Vet Clinic Hoodies
The 1st Cavalry Division next fought in the Vietnam War. No longer a conventional infantry unit, the division had become an air assault division as the 1st Cavalry Division (Airmobile), commonly referred to as the 1st Air Cavalry Division. The use of helicopters on such large scale as troop carriers, cargo lift ships, medevacs, and as aerial rocket artillery, was never before implemented, but by doing so it freed the infantry from the tyranny of terrain to attack the enemy at the time and place of its choosing. In 1965, colors and subordinate unit designations of the 1st Cavalry Division were transferred from Korea to Fort Benning, Georgia, where they were used to reflag the existing 11th Air Assault Division (Test) into 1st Cavalry Division (Airmobile). Concurrently, the colors and subordinate unit designations were transferred to Korea to reflag what had been the 1st Cavalry Division into the 2nd Infantry Division
Tags: veteran, vietnam, division, combat, cav
Chief petty officer is the seventh enlisted rate in the U.S. Navy and U.S. Coast Guard, just above petty officer first class and below senior chief petty officer. Chief petty officers are classified as senior non-commissioned officers. The grade of chief petty officer was established on April 1, 1893 for the U.S. Navy. The U.S. Congress first authorized the U.S. Coast Guard to use the promotion to chief petty officer on 18 May 1920. Unlike petty officer first class and lower rates, advancement to chief petty officer in the U.S. Navy not only carries requirements of time in service, superior evaluation scores, and specialty examinations, but also carries an added requirement of peer review. A chief petty officer can only advance after review by a selection board of serving master chief petty officers, in effect "choosing their own" and conversely not choosing others.
Tags: usn, combat, navy, cpo, veteran
Sergeant (abbreviated to Sgt and capitalised when used as a named person's title) is a rank in many uniformed organizations, principally military and policing forces. Its origin is the Latin serviens, "one who serves", through the French term sergent. The term "sergeant" refers to a non-commissioned officer placed above the rank of a corporal and a police officer immediately below a lieutenant. In most armies the rank of sergeant corresponds to command of a squad (or section). In Commonwealth armies, it is a more senior rank, corresponding roughly to a platoon second-in-command. In the United States Army, sergeant is a more junior rank corresponding to a four-soldier fireteam leader.
Tags: agent-carter, star, 6th, pers, personnel
Military Assistance Command, Vietnam – Studies and Observations Group (MACV-SOG) was a highly classified, multi-service United States special operations unit which conducted covert unconventional warfare operations prior to and during the Vietnam War.
Tags: warfare, macv-sog, command, assistance, unit
In the United States Army, U.S. Marine Corps, and U.S. Air Force, a first lieutenant is a junior commissioned officer. It is just above the rank of second lieutenant and just below the rank of captain. It is equivalent to the rank of lieutenant (junior grade) in the other uniformed services. Promotion to first lieutenant is governed by Department of Defense policies derived from the Defense Officer Personnel Management Act of 1980. DOPMA guidelines suggest all "fully qualified" officers should be promoted to first lieutenant. A second lieutenant (grade O-1) is usually promoted to first lieutenant (grade O-2) after 18 months in the Army or 24 months in the Marine Corps and Air Force. The difference between the two ranks is slight, primarily being experienced and having higher pay. It is not uncommon to see officers moved to positions requiring more experience after promotion to first lieutenant.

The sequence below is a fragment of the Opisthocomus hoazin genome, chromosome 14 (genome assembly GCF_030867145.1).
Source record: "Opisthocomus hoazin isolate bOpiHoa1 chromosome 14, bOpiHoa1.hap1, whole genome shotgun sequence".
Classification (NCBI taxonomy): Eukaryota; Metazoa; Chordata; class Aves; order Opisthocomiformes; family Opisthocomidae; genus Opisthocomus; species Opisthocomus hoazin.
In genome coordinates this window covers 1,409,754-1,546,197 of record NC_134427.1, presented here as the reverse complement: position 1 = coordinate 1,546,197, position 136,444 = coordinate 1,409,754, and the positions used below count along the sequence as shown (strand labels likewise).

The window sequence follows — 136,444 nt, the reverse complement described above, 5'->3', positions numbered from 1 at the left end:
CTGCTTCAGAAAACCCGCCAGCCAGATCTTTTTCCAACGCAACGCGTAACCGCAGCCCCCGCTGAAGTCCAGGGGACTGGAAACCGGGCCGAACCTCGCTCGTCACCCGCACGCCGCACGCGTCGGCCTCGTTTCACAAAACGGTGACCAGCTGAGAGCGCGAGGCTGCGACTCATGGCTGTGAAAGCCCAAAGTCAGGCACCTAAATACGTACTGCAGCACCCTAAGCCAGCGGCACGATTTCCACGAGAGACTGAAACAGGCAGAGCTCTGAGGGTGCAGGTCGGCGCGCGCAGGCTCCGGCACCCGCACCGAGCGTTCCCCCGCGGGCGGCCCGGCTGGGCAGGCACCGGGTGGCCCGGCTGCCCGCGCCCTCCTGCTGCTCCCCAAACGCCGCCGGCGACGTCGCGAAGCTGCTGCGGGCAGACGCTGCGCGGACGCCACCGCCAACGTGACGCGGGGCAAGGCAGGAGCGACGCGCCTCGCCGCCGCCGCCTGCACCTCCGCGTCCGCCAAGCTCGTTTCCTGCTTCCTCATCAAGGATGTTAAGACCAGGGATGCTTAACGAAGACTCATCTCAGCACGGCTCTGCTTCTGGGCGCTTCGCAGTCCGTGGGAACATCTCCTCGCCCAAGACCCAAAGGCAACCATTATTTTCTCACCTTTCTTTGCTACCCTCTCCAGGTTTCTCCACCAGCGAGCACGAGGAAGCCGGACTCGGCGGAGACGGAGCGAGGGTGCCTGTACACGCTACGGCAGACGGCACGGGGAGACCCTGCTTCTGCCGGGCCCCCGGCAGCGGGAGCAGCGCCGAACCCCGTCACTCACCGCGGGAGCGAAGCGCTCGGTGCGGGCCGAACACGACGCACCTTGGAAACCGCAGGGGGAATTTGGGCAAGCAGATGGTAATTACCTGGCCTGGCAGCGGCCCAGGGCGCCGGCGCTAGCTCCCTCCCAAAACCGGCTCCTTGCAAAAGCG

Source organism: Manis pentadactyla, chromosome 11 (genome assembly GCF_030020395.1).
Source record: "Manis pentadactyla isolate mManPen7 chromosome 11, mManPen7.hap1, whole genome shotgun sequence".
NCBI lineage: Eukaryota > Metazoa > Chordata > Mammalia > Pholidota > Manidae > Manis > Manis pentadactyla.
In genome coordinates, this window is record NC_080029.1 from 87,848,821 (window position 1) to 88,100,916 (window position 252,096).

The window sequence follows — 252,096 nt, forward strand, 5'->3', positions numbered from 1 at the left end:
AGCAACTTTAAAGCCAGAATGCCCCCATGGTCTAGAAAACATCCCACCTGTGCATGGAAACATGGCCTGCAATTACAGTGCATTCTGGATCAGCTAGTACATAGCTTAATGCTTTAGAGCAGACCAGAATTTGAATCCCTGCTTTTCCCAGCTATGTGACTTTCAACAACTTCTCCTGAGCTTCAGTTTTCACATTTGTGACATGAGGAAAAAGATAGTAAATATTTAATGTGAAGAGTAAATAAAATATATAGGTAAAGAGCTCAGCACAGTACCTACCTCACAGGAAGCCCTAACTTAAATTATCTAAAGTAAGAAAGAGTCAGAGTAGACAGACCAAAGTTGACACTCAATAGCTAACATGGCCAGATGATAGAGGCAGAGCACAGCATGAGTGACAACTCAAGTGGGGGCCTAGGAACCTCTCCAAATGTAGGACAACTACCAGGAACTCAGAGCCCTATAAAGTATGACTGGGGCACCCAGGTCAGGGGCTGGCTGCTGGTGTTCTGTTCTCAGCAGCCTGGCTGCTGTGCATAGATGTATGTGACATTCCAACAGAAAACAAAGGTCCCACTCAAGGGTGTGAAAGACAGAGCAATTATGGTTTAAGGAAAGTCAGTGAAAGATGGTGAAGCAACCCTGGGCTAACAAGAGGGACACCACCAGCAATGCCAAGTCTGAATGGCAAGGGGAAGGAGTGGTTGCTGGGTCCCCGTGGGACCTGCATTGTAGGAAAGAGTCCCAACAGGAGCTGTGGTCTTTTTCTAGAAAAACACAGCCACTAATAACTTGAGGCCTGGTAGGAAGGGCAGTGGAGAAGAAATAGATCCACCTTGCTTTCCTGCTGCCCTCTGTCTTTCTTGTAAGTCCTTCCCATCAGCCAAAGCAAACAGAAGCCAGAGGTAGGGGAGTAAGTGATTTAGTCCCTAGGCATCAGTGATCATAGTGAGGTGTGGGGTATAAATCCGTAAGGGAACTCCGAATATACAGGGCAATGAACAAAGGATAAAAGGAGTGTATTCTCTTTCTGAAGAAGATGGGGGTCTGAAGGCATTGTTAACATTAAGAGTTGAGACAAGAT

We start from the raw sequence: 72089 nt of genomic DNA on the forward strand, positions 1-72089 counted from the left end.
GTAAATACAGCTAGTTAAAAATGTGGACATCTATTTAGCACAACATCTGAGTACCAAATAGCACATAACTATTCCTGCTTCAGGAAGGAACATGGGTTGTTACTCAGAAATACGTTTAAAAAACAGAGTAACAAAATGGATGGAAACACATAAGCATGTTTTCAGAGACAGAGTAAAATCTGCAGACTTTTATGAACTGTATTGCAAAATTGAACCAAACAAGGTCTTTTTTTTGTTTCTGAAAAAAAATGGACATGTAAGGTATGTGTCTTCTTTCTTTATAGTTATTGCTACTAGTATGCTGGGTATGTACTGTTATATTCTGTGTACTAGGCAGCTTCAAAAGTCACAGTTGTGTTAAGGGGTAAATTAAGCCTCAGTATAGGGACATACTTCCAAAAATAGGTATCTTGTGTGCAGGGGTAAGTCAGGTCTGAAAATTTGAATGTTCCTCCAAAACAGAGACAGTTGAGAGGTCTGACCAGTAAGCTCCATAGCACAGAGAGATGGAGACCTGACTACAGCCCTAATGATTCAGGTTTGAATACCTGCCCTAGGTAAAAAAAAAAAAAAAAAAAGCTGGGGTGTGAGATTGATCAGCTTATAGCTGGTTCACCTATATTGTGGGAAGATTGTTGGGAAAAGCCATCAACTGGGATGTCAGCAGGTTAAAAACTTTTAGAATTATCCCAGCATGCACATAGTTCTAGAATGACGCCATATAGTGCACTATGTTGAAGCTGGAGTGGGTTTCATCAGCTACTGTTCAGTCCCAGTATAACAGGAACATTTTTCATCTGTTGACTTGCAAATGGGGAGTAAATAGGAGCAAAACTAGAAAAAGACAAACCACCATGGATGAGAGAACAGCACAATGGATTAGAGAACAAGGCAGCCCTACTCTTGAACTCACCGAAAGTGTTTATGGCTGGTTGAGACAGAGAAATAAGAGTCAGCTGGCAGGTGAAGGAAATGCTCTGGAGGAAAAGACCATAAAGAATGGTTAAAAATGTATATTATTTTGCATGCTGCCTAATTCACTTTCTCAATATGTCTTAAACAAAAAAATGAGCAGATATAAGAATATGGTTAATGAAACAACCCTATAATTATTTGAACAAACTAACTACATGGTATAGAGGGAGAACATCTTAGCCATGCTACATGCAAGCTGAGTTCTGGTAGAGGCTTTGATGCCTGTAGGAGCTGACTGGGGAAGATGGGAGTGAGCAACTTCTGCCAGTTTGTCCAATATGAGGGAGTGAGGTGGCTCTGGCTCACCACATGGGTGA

Tags: soldier, cbt, vn, vietnam, retired
The 58th Infantry Regiment is a regiment of the United States Army first established in 1917. The regiment was organized in 1917 from the Fourth Infantry shown on the small shield. The field is blue for Infantry. The regiment served in France in the Fourth Division shown by the ivy leaf from the shoulder insignia. The torpedo commemorates the first losses of the regiment when the troopship RMS Moldavia carrying some of the regiment was torpedoed on 23 May 1918. The broken chevron commemorates the piercing of the German line between Soissons and Rheims, which are represented by the silver and golden fleurs-de-lis taken from the coat of arms of those cities respectively. Currently the regiment may have two battalions. Since 1962, the 1st Battalion, 58th Infantry served with the 197th Infantry Brigade at Fort Benning. However, D, E, and F Companies served briefly in Vietnam, from 1967 to 1969, with the 4th Infantry Division. These companies performed long range reconnaissance missions and were later redesignated as ranger companies of the 75th Ranger Infantry Regiment (Airborne). The battalion appears to have been reflagged as the 4th Battalion, 7th Infantry Regiment in the mid 1980s. The 1st Battalion, 58th Infantry Regiment was reactivated on 16 May 1987. It took over the personnel and mission of the 4th Battalion, 2nd Infantry Training Brigade. The 2nd Battalion, 58th Infantry is tasked to provide trained and ready soldiers for the Army as part of the 198th Infantry Brigade.
Tags: agent-carter, flag, country, of, love
Have distinction of being the longest continuously assigned units in Berlin. Both units arrived to Berlin in a 37 vehicle convoy on 2 JUL 1945. The commanders of both units were high school buddies. Dr Merle Farris, first Commander of the 168th MED DET (VS), and his wife (Myrna, attended the joint MEDDAC, DENTAC, 168th MED DET(VS) deactivation ceremony on 10 MAY 1994.
Tags: 168th, med, medical, detachment, det